Previously on Peachy Coochy I had attempted to find a balance between softness and hardness by visiting Clint Eastwood’s house in Ladbroke Grove.  Who should come out but Lance Johnson, the young surfer from Coppola’s ‘Apocalypse Now’. Lance walked north to the outskirts of London and I followed him.

Lance was played by the late Sam Bottoms. Sam’s first movie was Bogdanovich’s ‘Last Picture Show’ in 1971. That’s him in the small town cinema, aged 15. He played Billy, a mute and backward boy. Lance, Billy and Sam were brothers. They were all wistful, which I liked. Billy had a soft, distant smile.

Lance was stoned most of the time in Vietnam. He was so out of it that he didn’t seem to see the horror around him. Or maybe he did see it and had to get out of it. It’s so strange to think that soldiers smoked dope. We used to think that dope was part of the revolution. Lance was on acid going upriver. He befriended a puppy.

I knew that Sam was dead because he kept walking through things. It made it hard to keep up with him. He had a brain tumour. That’s why he died. Lance kept him going. Lance said “Sam, come over here, I’m on acid. It’s beautiful.” We were near St Albans. Lance didn’t understand that Sam was already dead. Lance would always be eighteen.

Someone joined us along the way. “Who are you?” we said. “I saw you going by from my house,” he said, “I’m Bluff Jack.” Lance said “That’s a beautiful house, man.” Bluff Jack said, as was his wont, “It is a beautiful house.” Lance said “I like you, man, you’re direct.” Jack put his hand out to shake Lance’s hand but it went through him.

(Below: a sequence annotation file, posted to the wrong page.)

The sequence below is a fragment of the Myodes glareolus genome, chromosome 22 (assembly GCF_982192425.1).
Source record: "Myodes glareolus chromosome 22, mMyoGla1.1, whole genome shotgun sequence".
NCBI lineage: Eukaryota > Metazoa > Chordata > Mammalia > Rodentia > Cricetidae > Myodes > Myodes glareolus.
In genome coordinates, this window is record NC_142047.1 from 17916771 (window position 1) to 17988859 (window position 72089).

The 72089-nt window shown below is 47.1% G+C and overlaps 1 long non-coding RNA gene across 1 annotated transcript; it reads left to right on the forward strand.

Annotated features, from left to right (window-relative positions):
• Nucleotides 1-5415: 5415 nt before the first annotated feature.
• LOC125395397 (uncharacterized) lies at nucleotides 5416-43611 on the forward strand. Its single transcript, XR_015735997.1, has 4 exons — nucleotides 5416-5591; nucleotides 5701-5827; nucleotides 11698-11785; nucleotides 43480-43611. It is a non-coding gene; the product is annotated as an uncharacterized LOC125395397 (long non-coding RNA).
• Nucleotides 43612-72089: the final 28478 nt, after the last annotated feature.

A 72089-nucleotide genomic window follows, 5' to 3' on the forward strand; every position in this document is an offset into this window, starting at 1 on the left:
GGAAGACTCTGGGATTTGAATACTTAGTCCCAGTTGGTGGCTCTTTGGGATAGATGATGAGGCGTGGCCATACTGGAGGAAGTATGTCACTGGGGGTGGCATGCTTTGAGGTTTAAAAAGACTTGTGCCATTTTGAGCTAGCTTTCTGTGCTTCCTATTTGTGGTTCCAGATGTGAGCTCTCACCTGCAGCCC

As we neared Duxford Aerodrome we found Squadron Leader ‘Tatters’ Taytham and Group Captain ‘Taters’ Tatham sitting in deckchairs by the roadside. Bluff Jack was quick, as was his way, to establish that they, too, were dead. “We are,” they confessed. I asked if they were familiar with Coppola’s ‘Apocalypse Now’. They said that

they had admired Lance’s performance but found the drug references perplexing. Sam, assuming a protective attitude to Lance, told them it had not been a just war and they seemed to understand. I felt that they were soft in their hardness but this could be explained by their phantasmal bodies. They had not changed their clothes since 1943.

A large group of dead women pilots marched towards us. My mind began to race. If the women and the men walked through each other would the women become pregnant? Because this would be the ideal sex, where the bodies were light and there were no imperfections. The babies would form almost immediately.

But it was actually very cold. Several dead women passed through me and my brain silted up with snow. I heard Bluff Jack, the only other live man, moaning piteously. Then everything was quiet. I could not even hear my footsteps. I knew that I must keep going, though. Eventually I saw a steep pathway.

Sam was dead. Again. Lance, Billy, Jack, Tatters and Taters were nowhere to be seen. I felt sick and depressed. I knew exactly what had happened and where I was.  For reasons that were as yet unclear I had brought myself to a place where the only way forward was death or enlightenment. In other words a place of the utmost banality.